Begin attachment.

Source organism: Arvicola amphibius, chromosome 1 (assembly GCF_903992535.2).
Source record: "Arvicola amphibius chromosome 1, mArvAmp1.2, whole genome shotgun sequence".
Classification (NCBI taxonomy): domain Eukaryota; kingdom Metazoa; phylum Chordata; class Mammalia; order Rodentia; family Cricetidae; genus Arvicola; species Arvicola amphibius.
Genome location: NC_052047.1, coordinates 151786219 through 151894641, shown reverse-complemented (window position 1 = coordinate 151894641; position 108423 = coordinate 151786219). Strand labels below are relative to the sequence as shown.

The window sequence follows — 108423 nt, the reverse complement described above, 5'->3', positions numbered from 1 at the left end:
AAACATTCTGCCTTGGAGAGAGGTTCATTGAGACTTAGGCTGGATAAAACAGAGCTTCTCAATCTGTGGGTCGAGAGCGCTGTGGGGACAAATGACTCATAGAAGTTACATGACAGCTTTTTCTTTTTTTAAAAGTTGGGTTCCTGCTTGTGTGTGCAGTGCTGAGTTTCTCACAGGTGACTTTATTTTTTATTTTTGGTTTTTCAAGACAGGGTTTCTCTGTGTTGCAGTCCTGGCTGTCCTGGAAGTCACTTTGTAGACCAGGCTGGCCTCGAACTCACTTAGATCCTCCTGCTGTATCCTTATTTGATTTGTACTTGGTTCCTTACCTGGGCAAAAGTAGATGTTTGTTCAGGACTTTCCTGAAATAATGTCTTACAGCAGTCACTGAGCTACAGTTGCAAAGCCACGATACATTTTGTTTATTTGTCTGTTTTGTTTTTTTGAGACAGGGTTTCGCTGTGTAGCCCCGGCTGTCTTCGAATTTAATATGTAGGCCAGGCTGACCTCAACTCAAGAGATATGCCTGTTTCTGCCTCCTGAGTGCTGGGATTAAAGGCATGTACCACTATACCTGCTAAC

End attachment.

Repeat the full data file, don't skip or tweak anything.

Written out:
Source organism: Arvicola amphibius, chromosome 1 (assembly GCF_903992535.2).
Source record: "Arvicola amphibius chromosome 1, mArvAmp1.2, whole genome shotgun sequence".
Classification (NCBI taxonomy): domain Eukaryota; kingdom Metazoa; phylum Chordata; class Mammalia; order Rodentia; family Cricetidae; genus Arvicola; species Arvicola amphibius.
Genome location: NC_052047.1, coordinates 151786219 through 151894641, shown reverse-complemented (window position 1 = coordinate 151894641; position 108423 = coordinate 151786219). Strand labels below are relative to the sequence as shown.

The window sequence follows — 108423 nt, the reverse complement described above, 5'->3', positions numbered from 1 at the left end:
AAACATTCTGCCTTGGAGAGAGGTTCATTGAGACTTAGGCTGGATAAAACAGAGCTTCTCAATCTGTGGGTCGAGAGCGCTGTGGGGACAAATGACTCATAGAAGTTACATGACAGCTTTTTCTTTTTTTAAAAGTTGGGTTCCTGCTTGTGTGTGCAGTGCTGAGTTTCTCACAGGTGACTTTATTTTTTATTTTTGGTTTTTCAAGACAGGGTTTCTCTGTGTTGCAGTCCTGGCTGTCCTGGAAGTCACTTTGTAGACCAGGCTGGCCTCGAACTCACTTAGATCCTCCTGCTGTATCCTTATTTGATTTGTACTTGGTTCCTTACCTGGGCAAAAGTAGATGTTTGTTCAGGACTTTCCTGAAATAATGTCTTACAGCAGTCACTGAGCTACAGTTGCAAAGCCACGATACATTTTGTTTATTTGTCTGTTTTGTTTTTTTGAGACAGGGTTTCGCTGTGTAGCCCCGGCTGTCTTCGAATTTAATATGTAGGCCAGGCTGACCTCAACTCAAGAGATATGCCTGTTTCTGCCTCCTGAGTGCTGGGATTAAAGGCATGTACCACTATACCTGCTAAC